Possibly.

There is no road map for indicting a former president, much less simultaneously prosecuting one for similar crimes in two jurisdictions. The Justice Department typically seeks to avoid concurrent cases to prevent discrepancies in witness testimony that can be exploited by the defense to seed doubt about the entire case.

Mr. Trump has adopted the same approach when former aides or advisers turn on him: He tries to undermine their credibility.

His habit of calling out potential witnesses and co-defendants prompted the judge presiding over his federal case in Washington to impose a limited gag order — but his legal team will almost certainly zero in on weaknesses and discrepancies in their testimony.

Several former prosecutors noted that the Fulton County indictments, which rely on Georgia’s expansive anti-racketeering law, presented many of the problems posed by other sprawling cases that rely on the testimony of former allies: The most important witnesses have a well-documented history of making false statements.

Click here to read the full article in the NY Times

John Eastman’s Disastrously Bad Idea

 Claremont Institute legal scholar John Eastman will be arraigned next week on nine felony counts related to his efforts to reverse the results of the 2020 election, charges that were brought by the Democratic district attorney of Fulton County, Georgia, Fani Willis. Eastman is one of the minds behind the scheme that, had it been enacted on Jan. 6, 2021, called for then-Vice President Mike Pence, presiding over the congressional certification of Electoral College results, to send the votes of key states including Arizona and Georgia back to the states for more debate and investigation, thus denying Joe Biden a victory in the Electoral College that was already settled and certified.

Pence refused to take part in the scheme. Then the proceedings were interrupted for several hours by the Capitol riot. And then Biden’s victory was finally certified. There was never any chance Eastman’s plan would have succeeded, but there is no doubt that, had Pence followed Eastman’s advice, the already chaotic day would have descended into a far more serious disorder.

That doesn’t mean Eastman’s idea was illegal. It does not mean it was a crime. In the political world, there are a lot of very damaging ideas that are not crimes. But prosecutor Willis has pushed ahead, even though a judge barred her from pursuing one possible defendant because of her, Willis’s, partisan political activities.

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In any event, now Eastman, facing the possibility of years in prison, will begin his defense. This week, he began it in a very public way by sitting for an interview with Fox News’s Laura Ingraham, who in addition to her work on television is a lawyer and former Supreme Court clerk. In just a few minutes, Ingraham exposed a key flaw, perhaps the key flaw, of Eastman’s plan: He had no idea what to do if he succeeded.

Early in the interview, Eastman claimed that he had “lots of evidence of fraud” in the 2020 presidential election. Ingraham challenged him. “I haven’t seen that evidence,” she responded. “And I’m always wanting to see everything. So I haven’t seen that evidence.” The conversation then turned to the legal challenges of election results. But then Ingraham got to the simple question at the heart of the Jan. 6 story: “John, on Jan. 6, what did you want to happen? … Just so the viewers can understand what would have unfolded and how that would have ultimately been constitutional.”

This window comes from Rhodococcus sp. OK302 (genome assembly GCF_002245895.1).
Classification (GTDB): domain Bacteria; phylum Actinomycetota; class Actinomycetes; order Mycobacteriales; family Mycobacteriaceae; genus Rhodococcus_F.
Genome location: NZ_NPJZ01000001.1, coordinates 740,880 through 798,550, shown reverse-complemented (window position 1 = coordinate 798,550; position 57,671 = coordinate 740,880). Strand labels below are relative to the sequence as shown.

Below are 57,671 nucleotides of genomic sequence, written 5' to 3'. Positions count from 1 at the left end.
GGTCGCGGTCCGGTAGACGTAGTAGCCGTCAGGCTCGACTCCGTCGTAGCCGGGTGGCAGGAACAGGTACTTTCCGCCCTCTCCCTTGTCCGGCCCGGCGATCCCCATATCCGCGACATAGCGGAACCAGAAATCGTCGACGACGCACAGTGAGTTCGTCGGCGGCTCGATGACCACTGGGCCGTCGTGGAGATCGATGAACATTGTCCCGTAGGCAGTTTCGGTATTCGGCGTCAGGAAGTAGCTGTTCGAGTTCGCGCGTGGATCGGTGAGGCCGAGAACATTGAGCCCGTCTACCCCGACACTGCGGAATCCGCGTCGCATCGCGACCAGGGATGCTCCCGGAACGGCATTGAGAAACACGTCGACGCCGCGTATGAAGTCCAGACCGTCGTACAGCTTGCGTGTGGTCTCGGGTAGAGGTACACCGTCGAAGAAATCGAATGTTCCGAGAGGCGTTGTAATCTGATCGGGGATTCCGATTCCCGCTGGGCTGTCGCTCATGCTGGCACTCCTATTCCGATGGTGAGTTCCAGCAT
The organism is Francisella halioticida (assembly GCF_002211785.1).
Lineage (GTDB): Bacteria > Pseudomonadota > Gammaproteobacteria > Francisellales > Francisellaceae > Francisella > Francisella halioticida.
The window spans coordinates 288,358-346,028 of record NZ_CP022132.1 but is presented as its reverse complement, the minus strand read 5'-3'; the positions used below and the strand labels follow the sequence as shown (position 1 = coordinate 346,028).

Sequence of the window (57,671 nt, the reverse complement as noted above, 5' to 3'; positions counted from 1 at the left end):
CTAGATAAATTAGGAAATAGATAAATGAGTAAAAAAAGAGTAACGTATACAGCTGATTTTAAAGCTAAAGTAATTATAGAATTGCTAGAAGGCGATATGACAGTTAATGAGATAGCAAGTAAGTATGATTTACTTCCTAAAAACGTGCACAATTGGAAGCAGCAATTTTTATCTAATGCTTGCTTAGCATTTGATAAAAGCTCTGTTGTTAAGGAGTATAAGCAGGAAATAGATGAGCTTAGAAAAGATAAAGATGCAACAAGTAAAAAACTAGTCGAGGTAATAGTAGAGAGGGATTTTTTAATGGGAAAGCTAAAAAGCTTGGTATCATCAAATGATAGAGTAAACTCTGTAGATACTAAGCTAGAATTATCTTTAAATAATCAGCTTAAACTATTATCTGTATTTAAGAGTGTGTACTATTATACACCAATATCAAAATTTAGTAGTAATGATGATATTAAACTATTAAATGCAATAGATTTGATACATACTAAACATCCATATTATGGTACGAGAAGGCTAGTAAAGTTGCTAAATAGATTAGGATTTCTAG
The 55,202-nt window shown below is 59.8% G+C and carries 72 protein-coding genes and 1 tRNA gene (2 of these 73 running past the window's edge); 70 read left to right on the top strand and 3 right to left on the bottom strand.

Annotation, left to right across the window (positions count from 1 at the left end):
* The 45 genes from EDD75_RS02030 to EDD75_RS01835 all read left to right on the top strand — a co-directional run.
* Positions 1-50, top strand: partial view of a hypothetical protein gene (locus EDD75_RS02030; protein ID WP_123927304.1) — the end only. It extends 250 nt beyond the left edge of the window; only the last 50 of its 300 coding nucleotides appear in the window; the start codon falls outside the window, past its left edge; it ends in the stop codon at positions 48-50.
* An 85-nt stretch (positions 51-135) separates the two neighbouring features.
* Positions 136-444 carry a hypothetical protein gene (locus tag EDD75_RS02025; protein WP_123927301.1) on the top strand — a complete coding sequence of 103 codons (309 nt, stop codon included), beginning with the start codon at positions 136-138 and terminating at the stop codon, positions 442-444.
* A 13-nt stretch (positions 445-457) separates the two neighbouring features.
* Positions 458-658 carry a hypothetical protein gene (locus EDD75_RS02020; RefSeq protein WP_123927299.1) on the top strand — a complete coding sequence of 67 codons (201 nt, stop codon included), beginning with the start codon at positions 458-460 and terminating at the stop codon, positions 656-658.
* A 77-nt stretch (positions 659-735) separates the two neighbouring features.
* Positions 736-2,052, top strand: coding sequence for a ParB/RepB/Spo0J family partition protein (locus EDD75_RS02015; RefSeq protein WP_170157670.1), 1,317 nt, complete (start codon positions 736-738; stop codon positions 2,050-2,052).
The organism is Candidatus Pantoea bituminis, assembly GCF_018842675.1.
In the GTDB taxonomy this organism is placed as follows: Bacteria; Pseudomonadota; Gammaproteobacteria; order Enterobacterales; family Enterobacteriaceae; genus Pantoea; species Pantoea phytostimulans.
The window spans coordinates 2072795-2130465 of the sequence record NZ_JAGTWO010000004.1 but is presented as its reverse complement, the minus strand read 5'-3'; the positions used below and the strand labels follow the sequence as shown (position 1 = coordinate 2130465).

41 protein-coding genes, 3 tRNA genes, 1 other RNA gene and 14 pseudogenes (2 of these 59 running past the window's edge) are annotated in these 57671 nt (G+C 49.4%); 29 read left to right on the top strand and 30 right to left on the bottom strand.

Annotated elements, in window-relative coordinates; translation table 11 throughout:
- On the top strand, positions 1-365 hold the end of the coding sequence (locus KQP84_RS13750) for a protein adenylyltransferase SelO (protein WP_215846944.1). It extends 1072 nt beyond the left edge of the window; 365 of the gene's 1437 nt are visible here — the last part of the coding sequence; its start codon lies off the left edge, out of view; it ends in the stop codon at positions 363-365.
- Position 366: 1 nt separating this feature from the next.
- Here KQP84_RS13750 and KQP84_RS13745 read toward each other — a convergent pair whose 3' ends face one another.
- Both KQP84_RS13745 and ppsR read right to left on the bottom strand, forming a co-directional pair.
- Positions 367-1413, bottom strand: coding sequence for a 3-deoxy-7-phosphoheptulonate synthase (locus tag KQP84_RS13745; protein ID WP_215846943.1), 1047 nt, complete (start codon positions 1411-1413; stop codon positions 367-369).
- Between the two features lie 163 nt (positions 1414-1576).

Eastman began by saying that “some people,” meaning some around then-President Donald Trump, “had urged that Vice President Pence simply had power to reject electors whose certification was still pending.” In other words, Pence could, all on his own, reject Biden’s victory. Ingraham quickly noted, “I don’t believe that,” but Eastman maintained that it was an “open issue.” Nevertheless, Eastman said he told Pence “it would be foolish to exercise such power even if he had it.”

OK. So what did Eastman want Pence to do? “What I recommended, and I’ve said this repeatedly, is that he accede to requests from more than a hundred state legislators in those swing states to give them a week to try and sort out the impact of what everybody acknowledged was illegality in the conduct of the election.”

“Not everyone acknowledged it,” Ingraham noted. And then a more practical question: “You thought a week was going to be enough to hear all these challenges?” Underlying Ingraham’s question was a simple fact: There was no way in the world the challenges could have been resolved in a week. Eastman acknowledged that when he responded, “We’re still 2 1/2 years later looking at the evidence.”

Still, Eastman maintained that “what a week would have done is give them an opportunity to assess, OK, is the uncertainty so great because of the illegality in the election that we have a failed election? And at that point, the power to do the best they can revolved back to the [state] legislature. … A week would have given them a time to try and decide what, if anything, to do about it. And, you know, we were never going to get in a week to the bottom of how much fraud or what have you. But we could get to the bottom of illegality, and we could make some estimates and extrapolations to try and do the best job we could to assess what the likely outcome actually was.”